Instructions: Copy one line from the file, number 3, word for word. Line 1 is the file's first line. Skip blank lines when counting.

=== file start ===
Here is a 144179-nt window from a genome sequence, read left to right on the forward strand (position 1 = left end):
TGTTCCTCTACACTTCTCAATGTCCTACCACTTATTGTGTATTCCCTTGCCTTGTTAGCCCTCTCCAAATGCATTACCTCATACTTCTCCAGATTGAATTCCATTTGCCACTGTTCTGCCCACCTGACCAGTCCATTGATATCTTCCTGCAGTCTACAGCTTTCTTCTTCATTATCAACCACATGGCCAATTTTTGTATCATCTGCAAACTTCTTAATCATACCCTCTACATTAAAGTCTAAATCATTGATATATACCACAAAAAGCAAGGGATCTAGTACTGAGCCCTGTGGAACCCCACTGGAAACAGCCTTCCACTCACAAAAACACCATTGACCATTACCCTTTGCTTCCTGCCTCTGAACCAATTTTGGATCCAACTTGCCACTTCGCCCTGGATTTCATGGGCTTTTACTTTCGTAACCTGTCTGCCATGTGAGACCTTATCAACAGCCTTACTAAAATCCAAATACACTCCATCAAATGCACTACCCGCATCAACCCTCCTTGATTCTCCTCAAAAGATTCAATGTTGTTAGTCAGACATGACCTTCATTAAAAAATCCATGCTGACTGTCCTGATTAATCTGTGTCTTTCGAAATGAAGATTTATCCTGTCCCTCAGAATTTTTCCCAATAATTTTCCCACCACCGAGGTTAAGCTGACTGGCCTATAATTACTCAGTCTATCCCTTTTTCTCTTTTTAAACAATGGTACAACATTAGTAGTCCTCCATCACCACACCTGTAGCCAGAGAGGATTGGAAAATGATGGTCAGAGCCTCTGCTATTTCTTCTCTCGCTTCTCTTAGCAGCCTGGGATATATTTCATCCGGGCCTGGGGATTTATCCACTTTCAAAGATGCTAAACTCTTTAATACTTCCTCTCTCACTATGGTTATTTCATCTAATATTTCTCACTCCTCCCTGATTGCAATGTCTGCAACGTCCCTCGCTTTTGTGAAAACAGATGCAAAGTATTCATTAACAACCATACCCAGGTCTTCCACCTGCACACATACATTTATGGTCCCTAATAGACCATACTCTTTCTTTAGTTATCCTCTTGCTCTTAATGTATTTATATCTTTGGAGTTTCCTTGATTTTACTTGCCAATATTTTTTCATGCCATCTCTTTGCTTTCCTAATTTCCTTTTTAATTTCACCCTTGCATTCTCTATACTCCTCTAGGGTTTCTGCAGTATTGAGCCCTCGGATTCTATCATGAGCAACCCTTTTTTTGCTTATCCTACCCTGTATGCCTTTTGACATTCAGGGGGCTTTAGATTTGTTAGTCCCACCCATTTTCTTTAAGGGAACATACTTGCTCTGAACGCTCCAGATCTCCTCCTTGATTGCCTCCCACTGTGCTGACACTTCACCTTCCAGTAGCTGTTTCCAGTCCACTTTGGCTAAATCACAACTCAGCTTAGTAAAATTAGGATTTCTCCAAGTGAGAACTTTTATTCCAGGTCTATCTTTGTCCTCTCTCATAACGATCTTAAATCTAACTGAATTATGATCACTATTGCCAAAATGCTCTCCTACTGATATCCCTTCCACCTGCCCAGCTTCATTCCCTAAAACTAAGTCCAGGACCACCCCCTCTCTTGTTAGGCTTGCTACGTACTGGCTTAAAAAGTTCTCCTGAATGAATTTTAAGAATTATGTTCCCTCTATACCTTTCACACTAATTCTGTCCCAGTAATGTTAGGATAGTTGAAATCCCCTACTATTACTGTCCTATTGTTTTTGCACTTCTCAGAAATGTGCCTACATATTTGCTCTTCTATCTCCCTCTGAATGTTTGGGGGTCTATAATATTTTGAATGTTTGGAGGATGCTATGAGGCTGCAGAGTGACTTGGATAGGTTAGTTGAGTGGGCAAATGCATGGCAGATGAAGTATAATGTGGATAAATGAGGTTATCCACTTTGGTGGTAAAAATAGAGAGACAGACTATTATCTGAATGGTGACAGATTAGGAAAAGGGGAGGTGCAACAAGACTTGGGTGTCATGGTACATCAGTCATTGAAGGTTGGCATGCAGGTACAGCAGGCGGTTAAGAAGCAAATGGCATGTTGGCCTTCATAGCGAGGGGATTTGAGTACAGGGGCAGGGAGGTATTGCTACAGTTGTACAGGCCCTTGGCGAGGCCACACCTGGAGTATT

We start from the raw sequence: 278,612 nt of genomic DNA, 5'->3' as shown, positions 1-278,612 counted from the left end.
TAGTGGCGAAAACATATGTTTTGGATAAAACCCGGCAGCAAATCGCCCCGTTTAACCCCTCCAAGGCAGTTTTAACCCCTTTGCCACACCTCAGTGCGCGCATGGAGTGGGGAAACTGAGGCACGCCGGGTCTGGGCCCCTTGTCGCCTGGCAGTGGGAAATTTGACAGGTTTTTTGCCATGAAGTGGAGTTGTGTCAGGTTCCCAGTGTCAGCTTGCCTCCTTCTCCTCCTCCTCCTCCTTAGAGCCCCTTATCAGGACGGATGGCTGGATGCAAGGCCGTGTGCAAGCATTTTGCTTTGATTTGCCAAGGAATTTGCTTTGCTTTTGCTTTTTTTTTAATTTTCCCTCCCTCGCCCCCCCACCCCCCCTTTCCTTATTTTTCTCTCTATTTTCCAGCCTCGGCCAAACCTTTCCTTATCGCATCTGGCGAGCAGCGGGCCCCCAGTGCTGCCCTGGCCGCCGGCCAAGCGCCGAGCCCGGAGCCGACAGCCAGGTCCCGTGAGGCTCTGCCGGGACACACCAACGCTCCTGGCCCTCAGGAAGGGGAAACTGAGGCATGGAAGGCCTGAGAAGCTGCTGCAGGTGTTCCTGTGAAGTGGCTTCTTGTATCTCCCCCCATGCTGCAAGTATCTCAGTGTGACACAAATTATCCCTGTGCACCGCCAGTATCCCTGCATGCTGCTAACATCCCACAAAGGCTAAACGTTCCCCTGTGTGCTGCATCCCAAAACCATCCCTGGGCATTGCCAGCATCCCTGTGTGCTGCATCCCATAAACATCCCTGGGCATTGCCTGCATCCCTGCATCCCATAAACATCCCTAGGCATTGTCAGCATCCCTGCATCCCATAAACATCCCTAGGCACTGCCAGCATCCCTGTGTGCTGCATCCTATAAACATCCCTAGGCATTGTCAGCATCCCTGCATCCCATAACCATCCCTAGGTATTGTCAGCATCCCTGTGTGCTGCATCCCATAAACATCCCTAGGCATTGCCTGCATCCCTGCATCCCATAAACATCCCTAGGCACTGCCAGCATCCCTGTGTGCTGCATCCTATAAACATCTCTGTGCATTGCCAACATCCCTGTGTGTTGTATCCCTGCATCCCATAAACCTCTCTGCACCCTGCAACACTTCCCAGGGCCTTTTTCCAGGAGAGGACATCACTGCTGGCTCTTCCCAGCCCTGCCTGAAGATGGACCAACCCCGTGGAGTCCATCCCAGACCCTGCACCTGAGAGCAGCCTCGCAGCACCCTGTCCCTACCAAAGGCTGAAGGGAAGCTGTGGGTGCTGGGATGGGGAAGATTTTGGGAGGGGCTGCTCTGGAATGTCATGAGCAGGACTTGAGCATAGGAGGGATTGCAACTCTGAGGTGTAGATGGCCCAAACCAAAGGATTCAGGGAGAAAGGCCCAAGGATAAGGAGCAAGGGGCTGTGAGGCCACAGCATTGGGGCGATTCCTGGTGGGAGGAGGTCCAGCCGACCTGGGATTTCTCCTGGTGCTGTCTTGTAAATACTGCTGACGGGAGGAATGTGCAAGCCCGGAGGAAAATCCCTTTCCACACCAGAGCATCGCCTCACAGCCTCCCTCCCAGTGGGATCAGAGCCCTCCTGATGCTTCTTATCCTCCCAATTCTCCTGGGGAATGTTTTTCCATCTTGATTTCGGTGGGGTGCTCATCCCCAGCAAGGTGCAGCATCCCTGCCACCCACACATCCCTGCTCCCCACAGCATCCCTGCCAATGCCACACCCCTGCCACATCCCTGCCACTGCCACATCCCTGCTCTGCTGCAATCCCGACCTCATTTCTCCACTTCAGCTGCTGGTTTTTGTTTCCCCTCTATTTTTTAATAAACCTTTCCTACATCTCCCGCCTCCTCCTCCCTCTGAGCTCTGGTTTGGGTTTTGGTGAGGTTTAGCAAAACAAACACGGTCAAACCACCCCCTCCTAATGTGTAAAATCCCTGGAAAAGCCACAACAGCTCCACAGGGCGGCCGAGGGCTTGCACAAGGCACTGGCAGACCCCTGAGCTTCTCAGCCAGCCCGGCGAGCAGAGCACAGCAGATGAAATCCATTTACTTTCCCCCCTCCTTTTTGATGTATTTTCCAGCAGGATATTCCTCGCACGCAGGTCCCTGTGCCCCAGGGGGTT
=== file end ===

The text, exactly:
We start from the raw sequence: 278,612 nt of genomic DNA, 5'->3' as shown, positions 1-278,612 counted from the left end.